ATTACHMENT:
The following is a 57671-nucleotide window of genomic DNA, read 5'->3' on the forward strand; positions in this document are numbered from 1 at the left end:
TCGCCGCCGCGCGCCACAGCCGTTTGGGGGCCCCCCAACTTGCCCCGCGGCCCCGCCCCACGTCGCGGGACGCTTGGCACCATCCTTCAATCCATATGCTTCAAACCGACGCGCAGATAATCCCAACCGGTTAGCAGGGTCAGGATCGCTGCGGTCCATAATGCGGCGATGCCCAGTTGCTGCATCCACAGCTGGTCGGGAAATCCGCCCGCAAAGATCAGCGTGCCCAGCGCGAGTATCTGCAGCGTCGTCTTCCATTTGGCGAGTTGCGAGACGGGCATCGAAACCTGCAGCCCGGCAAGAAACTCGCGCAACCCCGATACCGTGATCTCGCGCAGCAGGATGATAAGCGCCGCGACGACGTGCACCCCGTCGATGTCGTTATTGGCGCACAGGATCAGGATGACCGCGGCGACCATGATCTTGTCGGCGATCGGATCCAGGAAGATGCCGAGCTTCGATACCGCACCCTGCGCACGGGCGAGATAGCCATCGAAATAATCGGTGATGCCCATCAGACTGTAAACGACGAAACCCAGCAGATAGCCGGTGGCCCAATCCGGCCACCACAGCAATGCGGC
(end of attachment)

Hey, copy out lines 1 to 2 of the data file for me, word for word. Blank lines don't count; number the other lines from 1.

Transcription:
The following is a 57671-nucleotide window of genomic DNA, read 5'->3' on the forward strand; positions in this document are numbered from 1 at the left end:
TCGCCGCCGCGCGCCACAGCCGTTTGGGGGCCCCCCAACTTGCCCCGCGGCCCCGCCCCACGTCGCGGGACGCTTGGCACCATCCTTCAATCCATATGCTTCAAACCGACGCGCAGATAATCCCAACCGGTTAGCAGGGTCAGGATCGCTGCGGTCCATAATGCGGCGATGCCCAGTTGCTGCATCCACAGCTGGTCGGGAAATCCGCCCGCAAAGATCAGCGTGCCCAGCGCGAGTATCTGCAGCGTCGTCTTCCATTTGGCGAGTTGCGAGACGGGCATCGAAACCTGCAGCCCGGCAAGAAACTCGCGCAACCCCGATACCGTGATCTCGCGCAGCAGGATGATAAGCGCCGCGACGACGTGCACCCCGTCGATGTCGTTATTGGCGCACAGGATCAGGATGACCGCGGCGACCATGATCTTGTCGGCGATCGGATCCAGGAAGATGCCGAGCTTCGATACCGCACCCTGCGCACGGGCGAGATAGCCATCGAAATAATCGGTGATGCCCATCAGACTGTAAACGACGAAACCCAGCAGATAGCCGGTGGCCCAATCCGGCCACCACAGCAATGCGGC